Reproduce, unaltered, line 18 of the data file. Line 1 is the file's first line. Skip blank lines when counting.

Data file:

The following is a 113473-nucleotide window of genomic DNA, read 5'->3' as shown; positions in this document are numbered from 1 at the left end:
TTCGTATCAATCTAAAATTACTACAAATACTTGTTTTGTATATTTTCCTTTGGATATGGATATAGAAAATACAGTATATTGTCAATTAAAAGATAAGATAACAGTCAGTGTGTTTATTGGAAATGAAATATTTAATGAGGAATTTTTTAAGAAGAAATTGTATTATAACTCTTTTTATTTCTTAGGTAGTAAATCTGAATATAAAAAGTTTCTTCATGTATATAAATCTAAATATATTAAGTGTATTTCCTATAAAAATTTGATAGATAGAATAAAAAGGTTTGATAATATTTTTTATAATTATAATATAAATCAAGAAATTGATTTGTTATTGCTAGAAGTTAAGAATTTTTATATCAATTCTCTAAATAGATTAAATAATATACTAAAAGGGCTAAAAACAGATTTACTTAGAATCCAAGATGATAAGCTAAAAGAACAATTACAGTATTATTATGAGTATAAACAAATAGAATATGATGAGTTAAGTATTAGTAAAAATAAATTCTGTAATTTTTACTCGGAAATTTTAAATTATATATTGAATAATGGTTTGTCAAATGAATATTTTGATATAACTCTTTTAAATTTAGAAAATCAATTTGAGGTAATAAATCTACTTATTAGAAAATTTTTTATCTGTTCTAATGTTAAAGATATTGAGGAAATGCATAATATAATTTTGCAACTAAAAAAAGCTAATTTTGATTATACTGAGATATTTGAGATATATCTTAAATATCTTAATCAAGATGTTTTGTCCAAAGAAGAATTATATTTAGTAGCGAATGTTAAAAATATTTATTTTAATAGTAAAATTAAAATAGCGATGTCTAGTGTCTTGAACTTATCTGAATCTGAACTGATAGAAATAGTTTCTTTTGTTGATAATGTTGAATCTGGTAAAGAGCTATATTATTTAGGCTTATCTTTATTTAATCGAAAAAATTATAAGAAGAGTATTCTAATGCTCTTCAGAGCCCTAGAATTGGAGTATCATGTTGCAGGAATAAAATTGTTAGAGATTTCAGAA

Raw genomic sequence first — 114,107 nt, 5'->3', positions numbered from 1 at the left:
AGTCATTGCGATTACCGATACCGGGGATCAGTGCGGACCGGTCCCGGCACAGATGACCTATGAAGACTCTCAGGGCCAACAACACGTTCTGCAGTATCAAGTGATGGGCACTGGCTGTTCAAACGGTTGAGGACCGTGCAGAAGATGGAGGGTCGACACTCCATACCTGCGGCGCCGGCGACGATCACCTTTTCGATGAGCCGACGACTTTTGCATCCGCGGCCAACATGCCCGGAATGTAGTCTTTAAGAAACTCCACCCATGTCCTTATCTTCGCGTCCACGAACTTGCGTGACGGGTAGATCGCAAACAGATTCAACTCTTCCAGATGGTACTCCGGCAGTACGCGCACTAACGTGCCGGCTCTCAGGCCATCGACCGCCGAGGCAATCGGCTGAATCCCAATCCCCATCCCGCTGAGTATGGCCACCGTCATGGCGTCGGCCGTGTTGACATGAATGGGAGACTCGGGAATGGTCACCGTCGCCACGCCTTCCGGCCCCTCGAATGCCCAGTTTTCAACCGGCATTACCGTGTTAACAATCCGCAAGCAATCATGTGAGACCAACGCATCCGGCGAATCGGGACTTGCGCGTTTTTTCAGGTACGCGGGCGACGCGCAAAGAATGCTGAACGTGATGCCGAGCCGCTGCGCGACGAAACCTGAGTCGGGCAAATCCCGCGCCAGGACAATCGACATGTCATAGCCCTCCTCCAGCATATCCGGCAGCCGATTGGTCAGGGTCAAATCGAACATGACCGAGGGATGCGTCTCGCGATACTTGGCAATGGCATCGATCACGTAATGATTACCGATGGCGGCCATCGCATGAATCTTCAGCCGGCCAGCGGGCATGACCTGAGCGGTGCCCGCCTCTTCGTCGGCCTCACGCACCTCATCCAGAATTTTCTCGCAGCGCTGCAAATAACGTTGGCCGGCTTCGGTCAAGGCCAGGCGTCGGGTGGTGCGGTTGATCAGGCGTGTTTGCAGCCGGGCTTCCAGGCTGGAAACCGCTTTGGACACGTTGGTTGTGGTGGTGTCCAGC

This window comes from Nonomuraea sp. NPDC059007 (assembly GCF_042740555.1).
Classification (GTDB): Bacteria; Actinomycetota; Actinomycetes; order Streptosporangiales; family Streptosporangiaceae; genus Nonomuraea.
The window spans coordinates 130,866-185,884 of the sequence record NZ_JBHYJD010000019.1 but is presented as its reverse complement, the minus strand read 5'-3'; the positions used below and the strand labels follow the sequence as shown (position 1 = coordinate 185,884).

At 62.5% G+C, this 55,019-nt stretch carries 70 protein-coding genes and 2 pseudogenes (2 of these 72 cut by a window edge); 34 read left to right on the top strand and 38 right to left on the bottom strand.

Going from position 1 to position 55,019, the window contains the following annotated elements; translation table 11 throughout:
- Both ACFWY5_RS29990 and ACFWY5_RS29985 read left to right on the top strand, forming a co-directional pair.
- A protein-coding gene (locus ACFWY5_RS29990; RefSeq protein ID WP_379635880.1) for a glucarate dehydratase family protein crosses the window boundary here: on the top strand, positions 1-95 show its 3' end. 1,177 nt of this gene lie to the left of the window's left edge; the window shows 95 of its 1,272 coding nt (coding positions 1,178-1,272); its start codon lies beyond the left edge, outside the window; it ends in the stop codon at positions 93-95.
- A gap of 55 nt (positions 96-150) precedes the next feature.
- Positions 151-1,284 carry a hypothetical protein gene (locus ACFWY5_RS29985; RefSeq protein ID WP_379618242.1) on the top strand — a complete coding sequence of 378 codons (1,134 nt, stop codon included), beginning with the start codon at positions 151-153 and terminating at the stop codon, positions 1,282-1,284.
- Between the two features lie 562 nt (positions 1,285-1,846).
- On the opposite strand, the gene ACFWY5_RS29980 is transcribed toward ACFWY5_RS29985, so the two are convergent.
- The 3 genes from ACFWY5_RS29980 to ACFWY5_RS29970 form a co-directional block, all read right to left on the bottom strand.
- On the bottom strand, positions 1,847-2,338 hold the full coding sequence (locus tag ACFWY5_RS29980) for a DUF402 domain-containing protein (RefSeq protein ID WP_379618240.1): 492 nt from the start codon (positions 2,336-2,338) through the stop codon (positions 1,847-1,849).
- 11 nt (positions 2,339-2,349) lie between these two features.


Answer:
- 11 nt (positions 2,339-2,349) lie between these two features.